PART 3 of 4
Jon Christian Ryter
March 9, 2011
When we weren't paying attention in 1933, a slight of hand by the Roosevelt Administration and the FDR-controlled Congress changed the definition of private property with the single-day passage of the Emergency Banking Relief Act of 1933. A slight modification of the Trading With the Enemy Act of 1917 was incorporated into that legislation which allowed the government to seize all gold that was legally-owned by the American people.
The legislation claimed that the right of the American people to own any property emanated solely from the government. As such, the government could, whenever the need to do so arose, rescind that right and claim any property that previously had rightfully and legally belonged to the people. On March 9, 1933, all Roosevelt and the Fed bankers were concerned about was seizing all of the gold in the legal possession of the people of the United States and replacing their gold and silver-backed currency with a debt-backed federal scrip. It worked. Facing a fine of $10,000 and up to 10-years in prison if they failed to do so, the American people traded their gold certificates for bank notes. To government—any government—a precedent not used is a precedent wasted.
Since the New Deal the federal government has successfully used Article I, Section 8 of the Constitution to claim rights it does not constitutionally possess, arguing in court before generally friendly magistrates that it has a compelling need under the 9th Amendment to "temporarily" abrogate or infringe upon the rights of the people because of one national emergency or another. During the Prohibition years, government agents regularly seized the assets of organized mobsters who were engaged in the trafficking in bootleg liquor, but the police lacked the ability to dispose of those items until after those accused of violating the Volstead Act were prosecuted and convicted. It made sense to most Americans that the contraband was taken or destroyed by the feds, since the people clearly understood that home brew and bootleg whisky were illegal. Therefore, the laws that required their seizure and destruction made sense. However today, seized assets are not destroyed. They are converted into cash.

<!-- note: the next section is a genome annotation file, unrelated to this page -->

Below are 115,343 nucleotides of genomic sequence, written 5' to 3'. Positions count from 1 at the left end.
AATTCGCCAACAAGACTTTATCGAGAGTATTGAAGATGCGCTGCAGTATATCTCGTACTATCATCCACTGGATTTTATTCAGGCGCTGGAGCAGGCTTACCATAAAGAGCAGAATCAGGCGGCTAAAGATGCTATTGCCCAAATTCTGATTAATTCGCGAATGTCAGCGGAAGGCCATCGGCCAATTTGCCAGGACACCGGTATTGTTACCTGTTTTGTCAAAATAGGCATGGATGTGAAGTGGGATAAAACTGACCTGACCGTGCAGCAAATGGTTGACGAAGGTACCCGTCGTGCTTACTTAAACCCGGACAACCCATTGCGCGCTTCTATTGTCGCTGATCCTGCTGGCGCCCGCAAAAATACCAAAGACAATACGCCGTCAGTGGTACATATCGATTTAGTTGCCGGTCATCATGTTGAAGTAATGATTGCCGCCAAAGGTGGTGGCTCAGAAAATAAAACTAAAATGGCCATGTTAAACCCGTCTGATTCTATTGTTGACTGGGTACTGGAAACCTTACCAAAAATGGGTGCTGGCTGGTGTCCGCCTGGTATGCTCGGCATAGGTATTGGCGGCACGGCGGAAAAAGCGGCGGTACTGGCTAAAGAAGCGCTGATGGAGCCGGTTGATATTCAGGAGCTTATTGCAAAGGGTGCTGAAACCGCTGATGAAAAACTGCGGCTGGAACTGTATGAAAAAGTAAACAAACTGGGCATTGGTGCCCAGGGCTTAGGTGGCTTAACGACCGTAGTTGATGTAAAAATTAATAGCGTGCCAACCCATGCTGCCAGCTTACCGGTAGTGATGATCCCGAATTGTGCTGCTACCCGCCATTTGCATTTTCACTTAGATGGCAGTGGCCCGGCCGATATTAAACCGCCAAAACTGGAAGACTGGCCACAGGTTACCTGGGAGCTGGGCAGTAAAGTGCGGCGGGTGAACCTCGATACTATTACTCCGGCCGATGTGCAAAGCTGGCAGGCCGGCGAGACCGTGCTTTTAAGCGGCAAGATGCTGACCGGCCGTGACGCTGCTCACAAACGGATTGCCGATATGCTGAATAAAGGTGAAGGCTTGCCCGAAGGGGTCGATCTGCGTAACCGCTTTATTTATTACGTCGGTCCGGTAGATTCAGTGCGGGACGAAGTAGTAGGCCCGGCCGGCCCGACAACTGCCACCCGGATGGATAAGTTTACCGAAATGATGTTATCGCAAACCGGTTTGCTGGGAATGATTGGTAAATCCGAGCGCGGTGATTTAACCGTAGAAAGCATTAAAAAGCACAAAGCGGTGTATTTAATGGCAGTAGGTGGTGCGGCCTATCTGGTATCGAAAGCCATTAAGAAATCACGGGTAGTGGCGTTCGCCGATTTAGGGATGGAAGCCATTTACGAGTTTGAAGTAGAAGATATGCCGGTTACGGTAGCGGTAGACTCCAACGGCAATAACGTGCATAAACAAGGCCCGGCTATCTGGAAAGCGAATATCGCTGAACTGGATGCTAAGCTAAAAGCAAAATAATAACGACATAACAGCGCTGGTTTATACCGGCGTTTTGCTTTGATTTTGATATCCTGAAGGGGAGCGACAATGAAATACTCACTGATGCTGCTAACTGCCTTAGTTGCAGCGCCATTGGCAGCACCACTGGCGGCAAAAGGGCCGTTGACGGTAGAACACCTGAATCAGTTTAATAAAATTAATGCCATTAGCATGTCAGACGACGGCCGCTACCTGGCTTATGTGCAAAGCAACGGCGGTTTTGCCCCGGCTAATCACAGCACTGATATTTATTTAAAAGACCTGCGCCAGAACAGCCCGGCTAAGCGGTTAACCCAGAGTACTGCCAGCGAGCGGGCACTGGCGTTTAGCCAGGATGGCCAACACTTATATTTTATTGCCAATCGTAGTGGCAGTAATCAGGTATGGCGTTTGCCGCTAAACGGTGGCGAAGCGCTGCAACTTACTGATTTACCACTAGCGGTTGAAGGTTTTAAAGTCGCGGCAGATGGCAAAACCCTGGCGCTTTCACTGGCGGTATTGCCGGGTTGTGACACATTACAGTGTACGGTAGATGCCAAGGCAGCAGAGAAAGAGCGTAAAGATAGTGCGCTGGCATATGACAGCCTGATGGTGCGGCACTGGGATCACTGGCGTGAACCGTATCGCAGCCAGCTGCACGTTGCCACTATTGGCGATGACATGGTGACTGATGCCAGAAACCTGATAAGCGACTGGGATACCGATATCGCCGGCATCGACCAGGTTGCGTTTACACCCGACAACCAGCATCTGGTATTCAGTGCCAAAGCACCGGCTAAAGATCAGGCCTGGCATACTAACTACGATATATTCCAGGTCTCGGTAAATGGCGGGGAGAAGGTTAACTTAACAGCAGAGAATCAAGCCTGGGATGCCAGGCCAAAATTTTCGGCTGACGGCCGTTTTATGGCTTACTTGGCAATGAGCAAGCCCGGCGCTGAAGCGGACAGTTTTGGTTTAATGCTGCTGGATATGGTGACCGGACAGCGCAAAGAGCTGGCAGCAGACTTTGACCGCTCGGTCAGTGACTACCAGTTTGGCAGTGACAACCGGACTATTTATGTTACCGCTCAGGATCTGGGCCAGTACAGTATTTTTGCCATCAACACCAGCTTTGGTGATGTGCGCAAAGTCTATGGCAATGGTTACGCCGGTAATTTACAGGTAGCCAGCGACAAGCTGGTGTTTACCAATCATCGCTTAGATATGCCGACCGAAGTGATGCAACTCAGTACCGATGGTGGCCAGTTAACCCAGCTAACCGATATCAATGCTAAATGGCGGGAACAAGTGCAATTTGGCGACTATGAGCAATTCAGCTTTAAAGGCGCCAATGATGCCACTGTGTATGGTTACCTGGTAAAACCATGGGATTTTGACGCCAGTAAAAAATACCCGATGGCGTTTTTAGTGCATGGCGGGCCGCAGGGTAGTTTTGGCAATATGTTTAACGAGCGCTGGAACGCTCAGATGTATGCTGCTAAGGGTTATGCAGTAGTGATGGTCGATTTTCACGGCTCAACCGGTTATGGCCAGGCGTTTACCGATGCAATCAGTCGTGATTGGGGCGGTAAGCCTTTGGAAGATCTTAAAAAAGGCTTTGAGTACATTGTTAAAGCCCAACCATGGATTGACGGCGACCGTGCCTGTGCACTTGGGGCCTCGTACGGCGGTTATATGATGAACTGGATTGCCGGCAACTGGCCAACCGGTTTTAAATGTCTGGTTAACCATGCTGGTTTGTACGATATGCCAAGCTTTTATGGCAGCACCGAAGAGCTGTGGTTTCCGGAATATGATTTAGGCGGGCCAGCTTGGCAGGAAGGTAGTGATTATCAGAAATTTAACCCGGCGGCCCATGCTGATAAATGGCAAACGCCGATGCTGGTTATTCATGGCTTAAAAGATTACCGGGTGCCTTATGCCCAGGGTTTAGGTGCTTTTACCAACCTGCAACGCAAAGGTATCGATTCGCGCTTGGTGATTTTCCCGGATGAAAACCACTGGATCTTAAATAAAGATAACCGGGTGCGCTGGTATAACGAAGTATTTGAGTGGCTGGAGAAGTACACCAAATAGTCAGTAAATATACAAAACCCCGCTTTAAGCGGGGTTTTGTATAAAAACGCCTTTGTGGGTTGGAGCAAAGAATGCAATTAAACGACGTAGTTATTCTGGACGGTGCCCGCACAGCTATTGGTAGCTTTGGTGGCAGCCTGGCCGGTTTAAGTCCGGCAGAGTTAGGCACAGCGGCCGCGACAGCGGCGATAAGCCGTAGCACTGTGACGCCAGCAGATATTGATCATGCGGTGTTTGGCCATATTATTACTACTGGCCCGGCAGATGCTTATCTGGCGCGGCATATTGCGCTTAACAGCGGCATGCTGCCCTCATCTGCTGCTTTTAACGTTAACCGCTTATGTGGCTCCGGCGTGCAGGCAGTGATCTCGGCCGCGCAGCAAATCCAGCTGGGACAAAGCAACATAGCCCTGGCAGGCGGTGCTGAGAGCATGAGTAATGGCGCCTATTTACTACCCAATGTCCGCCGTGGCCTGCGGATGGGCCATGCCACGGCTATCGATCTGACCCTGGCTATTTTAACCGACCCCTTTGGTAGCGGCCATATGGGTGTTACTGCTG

No government—local, county, State or federal—will willingly return forfeited assets once they have been seized since those assets are liquidated as quickly as possible and the money distributed between the appropriate law enforcement agency and the appropriate court, with the seizing agent or police officer receiving his or her "commission"—pretty much like a petty thief taking his stolen wares to the local pawn broker and receiving about 10% of the value.